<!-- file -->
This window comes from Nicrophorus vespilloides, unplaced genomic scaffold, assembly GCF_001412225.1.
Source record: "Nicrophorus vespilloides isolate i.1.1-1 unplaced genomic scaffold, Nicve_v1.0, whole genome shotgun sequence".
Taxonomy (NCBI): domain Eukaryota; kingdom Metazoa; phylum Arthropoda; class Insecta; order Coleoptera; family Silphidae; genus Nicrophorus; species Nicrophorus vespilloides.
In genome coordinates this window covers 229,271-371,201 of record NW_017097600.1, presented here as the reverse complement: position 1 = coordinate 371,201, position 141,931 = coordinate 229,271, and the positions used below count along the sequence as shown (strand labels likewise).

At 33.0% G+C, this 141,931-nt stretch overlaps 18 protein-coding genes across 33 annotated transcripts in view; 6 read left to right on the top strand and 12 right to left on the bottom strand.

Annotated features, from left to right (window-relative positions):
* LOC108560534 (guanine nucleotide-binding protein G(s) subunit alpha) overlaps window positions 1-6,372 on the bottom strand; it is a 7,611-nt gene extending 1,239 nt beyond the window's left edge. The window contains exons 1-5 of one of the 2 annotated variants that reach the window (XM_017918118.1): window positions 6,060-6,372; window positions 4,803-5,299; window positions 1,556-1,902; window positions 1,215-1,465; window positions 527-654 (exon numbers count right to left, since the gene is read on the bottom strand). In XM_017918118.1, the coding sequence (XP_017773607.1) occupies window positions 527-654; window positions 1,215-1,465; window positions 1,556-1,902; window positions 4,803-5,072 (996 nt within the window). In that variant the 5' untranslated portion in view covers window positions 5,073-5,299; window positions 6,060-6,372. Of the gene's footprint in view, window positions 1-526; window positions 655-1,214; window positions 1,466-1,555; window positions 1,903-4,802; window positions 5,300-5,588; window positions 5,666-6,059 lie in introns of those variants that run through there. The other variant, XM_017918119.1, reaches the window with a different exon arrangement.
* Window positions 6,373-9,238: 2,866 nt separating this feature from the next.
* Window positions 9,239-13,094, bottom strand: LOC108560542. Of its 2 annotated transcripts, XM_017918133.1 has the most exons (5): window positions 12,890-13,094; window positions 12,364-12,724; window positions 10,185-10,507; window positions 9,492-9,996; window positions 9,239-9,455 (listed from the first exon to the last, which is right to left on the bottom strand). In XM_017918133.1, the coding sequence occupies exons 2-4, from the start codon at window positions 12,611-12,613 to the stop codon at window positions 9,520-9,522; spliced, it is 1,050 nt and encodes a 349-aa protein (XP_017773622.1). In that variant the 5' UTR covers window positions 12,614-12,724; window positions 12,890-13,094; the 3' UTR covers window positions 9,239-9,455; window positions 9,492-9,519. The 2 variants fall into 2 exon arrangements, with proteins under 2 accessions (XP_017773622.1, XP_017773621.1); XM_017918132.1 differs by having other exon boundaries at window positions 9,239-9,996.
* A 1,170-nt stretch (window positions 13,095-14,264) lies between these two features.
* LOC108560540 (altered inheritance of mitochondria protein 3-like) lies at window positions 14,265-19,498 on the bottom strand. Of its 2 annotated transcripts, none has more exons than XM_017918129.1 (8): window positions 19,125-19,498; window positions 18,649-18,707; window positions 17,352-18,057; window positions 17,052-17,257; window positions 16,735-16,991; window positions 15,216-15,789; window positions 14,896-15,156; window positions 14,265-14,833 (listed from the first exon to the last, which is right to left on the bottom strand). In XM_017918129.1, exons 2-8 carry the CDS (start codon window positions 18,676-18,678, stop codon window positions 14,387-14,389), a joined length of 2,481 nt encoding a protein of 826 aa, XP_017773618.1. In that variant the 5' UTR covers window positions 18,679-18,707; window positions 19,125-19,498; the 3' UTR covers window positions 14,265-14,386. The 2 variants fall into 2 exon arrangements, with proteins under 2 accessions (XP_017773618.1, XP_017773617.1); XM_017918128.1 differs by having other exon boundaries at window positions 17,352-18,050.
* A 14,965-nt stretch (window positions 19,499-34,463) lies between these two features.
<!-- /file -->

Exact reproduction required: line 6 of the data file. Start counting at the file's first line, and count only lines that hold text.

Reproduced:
Annotated features, from left to right (window-relative positions):